What Is Morality In The Great Gatsby

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In the 1920s, there was a division between the people who were born into money and the people who worked for it, or the “old money,” and the “new money.” While there were major differences between the two groups, they had one fundamental similarity. This was that they both lacked a sense of morality.
In the Great Gatsby, the old money are portrayed as very superficial and immoral. One example of this is how they viewed the “new money” as nobodies. The biggest example of their lack in morality, however, was in how Tom and Daisy Buchanan dealt with Daisy’s murder of Myrtle Wilson. Daisy let Gatsby take the full blame for it without any expression of guilt or remorse, even though she supposedly loved him. Gatsby’s death was even caused by taking the blame for Daisy’s crime, and yet she did not bother to attend his funeral. “They were careless people, Tom and Daisy - they smashed up things and creatures and then retreated back into their money or their vast carelessness...and let other people clean up the mess they had made”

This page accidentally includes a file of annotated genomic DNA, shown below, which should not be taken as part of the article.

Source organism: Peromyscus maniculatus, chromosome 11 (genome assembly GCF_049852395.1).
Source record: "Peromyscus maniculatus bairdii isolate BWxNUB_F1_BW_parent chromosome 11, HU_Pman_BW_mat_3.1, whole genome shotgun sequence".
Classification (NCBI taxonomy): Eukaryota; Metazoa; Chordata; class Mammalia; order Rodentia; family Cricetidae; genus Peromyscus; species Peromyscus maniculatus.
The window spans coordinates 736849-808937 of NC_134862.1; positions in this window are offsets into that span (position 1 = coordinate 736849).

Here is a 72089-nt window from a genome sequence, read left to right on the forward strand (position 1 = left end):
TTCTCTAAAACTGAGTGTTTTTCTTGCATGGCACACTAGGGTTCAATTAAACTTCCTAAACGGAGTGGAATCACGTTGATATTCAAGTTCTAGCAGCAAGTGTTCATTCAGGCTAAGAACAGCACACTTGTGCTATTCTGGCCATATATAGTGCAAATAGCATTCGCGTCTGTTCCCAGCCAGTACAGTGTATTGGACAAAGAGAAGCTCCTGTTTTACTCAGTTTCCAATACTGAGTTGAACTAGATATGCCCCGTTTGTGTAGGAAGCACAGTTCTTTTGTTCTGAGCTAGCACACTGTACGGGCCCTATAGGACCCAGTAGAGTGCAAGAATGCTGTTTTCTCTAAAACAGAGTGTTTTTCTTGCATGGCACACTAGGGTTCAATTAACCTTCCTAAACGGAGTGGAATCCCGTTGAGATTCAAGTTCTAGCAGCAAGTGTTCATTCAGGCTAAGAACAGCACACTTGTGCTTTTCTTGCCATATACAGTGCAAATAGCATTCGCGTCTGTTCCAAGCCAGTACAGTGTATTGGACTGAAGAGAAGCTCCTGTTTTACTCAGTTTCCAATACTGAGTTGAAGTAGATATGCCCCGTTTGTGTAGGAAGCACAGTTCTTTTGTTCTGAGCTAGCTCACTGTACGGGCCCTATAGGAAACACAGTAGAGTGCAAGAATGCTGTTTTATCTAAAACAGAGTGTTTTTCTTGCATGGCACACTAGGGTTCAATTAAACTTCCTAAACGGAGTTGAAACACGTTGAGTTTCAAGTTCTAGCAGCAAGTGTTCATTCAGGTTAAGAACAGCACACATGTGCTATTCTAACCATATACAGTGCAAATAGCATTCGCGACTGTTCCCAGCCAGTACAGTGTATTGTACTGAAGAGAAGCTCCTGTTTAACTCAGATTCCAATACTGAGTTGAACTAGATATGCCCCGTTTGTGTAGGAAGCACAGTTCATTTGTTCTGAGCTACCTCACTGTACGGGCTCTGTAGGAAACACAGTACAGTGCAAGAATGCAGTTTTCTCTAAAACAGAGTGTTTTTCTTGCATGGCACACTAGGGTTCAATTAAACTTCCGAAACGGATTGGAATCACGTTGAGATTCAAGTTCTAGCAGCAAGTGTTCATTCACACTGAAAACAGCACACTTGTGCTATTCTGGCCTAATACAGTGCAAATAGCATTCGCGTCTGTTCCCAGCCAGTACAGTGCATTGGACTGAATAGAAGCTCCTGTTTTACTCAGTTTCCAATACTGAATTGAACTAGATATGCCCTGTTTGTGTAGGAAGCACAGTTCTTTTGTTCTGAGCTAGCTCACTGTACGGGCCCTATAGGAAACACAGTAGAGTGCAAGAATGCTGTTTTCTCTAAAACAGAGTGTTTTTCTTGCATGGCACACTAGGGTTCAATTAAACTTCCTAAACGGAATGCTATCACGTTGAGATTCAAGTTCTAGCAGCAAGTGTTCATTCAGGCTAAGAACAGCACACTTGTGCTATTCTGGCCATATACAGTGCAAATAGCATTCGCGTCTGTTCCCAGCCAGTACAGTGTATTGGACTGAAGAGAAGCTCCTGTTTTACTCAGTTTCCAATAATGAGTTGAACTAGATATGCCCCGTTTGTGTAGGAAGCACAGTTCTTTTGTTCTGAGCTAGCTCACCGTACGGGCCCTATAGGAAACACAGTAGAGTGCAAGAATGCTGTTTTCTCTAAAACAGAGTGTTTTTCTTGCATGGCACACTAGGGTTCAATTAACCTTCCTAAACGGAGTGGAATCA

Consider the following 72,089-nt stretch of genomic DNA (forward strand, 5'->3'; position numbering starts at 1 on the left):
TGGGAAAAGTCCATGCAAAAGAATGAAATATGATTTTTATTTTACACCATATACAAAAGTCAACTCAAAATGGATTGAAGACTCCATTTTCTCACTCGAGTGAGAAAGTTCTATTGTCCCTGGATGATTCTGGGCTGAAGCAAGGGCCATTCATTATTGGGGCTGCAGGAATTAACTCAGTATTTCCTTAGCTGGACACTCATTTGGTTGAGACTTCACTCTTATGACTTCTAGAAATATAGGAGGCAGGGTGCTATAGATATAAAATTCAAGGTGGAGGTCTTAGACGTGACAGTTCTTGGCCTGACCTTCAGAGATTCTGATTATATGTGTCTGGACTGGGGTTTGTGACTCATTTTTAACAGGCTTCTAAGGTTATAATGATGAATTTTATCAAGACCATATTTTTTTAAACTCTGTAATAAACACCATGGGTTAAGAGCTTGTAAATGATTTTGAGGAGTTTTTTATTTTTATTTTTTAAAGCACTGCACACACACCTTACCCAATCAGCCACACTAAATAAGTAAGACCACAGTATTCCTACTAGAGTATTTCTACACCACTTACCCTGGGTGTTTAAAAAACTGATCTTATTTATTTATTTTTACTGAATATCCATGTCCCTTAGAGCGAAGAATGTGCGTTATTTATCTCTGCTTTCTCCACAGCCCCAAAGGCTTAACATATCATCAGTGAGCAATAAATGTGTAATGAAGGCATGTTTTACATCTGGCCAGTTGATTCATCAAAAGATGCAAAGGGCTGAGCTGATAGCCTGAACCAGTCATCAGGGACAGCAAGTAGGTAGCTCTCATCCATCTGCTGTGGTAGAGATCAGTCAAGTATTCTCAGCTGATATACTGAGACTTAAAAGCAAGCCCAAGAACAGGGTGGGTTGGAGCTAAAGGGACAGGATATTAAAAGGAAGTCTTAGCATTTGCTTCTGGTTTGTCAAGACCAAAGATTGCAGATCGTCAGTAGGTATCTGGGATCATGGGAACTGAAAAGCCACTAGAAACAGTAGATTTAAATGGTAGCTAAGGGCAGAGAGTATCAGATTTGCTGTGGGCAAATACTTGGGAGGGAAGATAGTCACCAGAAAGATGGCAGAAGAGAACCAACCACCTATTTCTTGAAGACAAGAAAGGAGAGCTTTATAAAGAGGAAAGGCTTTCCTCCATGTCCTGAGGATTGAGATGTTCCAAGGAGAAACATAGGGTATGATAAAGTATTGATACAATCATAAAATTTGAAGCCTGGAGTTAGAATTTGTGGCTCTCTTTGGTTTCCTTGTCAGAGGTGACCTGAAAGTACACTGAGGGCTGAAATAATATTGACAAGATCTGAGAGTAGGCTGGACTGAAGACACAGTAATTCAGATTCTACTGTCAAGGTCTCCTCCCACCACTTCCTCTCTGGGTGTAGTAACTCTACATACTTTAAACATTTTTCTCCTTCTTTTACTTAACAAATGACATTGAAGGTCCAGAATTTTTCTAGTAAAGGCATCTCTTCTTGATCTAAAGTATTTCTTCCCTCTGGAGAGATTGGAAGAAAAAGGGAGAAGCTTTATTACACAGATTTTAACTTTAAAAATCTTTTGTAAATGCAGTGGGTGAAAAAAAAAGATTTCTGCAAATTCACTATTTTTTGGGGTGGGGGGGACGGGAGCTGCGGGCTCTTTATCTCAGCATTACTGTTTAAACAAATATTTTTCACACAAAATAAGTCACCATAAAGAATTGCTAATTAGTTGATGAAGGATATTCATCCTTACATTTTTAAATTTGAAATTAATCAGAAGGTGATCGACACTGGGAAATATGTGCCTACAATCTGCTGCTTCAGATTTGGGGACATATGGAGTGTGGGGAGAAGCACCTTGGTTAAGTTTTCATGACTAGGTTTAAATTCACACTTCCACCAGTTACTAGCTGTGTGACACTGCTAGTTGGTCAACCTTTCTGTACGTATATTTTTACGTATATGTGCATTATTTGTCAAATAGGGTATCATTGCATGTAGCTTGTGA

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This was due to the fact that he was neither part of the old money or the new money, and therefore was not corrupted by wealth. He was the only person who waited for an invitation to attend one of Gatsby’s parties, and also the only one who sought out his host. Since he was the only one to get to know Gatsby, he was the one to plan his funeral. “I found myself on Gatsby’s side, and alone,” he said. “From the moment I telephoned news of the catastrophe to West Egg Village, every surmise about him, and every practical question, was referred to me” (Fitzgerald, 164). Every other person who was involved with Gatsby, such as business colleagues, found excuses not to attend, including having picnics or just not wanting to be involved. Fitzgerald shows through Nick that the difference between people who were wealthy and people who weren’t was compassion for
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